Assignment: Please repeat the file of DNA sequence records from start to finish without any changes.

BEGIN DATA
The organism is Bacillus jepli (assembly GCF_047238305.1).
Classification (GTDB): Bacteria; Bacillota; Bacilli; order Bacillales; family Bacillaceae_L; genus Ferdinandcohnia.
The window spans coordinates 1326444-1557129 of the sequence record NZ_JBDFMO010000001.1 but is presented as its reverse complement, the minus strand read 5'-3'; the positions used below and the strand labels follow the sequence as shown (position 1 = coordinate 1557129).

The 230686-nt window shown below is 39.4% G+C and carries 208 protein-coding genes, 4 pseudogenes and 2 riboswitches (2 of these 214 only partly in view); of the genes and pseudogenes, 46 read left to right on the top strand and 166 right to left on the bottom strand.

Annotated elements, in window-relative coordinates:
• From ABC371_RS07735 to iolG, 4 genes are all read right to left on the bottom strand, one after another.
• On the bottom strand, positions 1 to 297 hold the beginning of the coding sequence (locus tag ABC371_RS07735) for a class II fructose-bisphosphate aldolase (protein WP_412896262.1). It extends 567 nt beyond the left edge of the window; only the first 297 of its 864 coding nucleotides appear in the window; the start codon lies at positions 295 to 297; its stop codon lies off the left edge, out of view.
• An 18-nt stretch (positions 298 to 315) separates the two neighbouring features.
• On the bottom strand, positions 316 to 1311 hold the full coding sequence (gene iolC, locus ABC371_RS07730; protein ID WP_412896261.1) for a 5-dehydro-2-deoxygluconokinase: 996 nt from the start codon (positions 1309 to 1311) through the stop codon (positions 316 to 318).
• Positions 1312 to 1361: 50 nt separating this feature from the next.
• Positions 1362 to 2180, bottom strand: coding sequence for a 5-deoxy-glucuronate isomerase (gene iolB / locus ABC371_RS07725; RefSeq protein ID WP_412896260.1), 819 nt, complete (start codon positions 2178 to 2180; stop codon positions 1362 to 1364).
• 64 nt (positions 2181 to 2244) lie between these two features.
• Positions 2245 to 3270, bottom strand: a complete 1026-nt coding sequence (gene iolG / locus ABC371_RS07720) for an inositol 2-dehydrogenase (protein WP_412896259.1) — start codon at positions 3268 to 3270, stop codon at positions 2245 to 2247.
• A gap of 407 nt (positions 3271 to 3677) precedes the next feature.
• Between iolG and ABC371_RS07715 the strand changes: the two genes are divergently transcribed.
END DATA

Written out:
The organism is Bacillus jepli (assembly GCF_047238305.1).
Classification (GTDB): Bacteria; Bacillota; Bacilli; order Bacillales; family Bacillaceae_L; genus Ferdinandcohnia.
The window spans coordinates 1326444-1557129 of the sequence record NZ_JBDFMO010000001.1 but is presented as its reverse complement, the minus strand read 5'-3'; the positions used below and the strand labels follow the sequence as shown (position 1 = coordinate 1557129).

The 230686-nt window shown below is 39.4% G+C and carries 208 protein-coding genes, 4 pseudogenes and 2 riboswitches (2 of these 214 only partly in view); of the genes and pseudogenes, 46 read left to right on the top strand and 166 right to left on the bottom strand.

Annotated elements, in window-relative coordinates:
• From ABC371_RS07735 to iolG, 4 genes are all read right to left on the bottom strand, one after another.
• On the bottom strand, positions 1 to 297 hold the beginning of the coding sequence (locus tag ABC371_RS07735) for a class II fructose-bisphosphate aldolase (protein WP_412896262.1). It extends 567 nt beyond the left edge of the window; only the first 297 of its 864 coding nucleotides appear in the window; the start codon lies at positions 295 to 297; its stop codon lies off the left edge, out of view.
• An 18-nt stretch (positions 298 to 315) separates the two neighbouring features.
• On the bottom strand, positions 316 to 1311 hold the full coding sequence (gene iolC, locus ABC371_RS07730; protein ID WP_412896261.1) for a 5-dehydro-2-deoxygluconokinase: 996 nt from the start codon (positions 1309 to 1311) through the stop codon (positions 316 to 318).
• Positions 1312 to 1361: 50 nt separating this feature from the next.
• Positions 1362 to 2180, bottom strand: coding sequence for a 5-deoxy-glucuronate isomerase (gene iolB / locus ABC371_RS07725; RefSeq protein ID WP_412896260.1), 819 nt, complete (start codon positions 2178 to 2180; stop codon positions 1362 to 1364).
• 64 nt (positions 2181 to 2244) lie between these two features.
• Positions 2245 to 3270, bottom strand: a complete 1026-nt coding sequence (gene iolG / locus ABC371_RS07720) for an inositol 2-dehydrogenase (protein WP_412896259.1) — start codon at positions 3268 to 3270, stop codon at positions 2245 to 2247.
• A gap of 407 nt (positions 3271 to 3677) precedes the next feature.
• Between iolG and ABC371_RS07715 the strand changes: the two genes are divergently transcribed.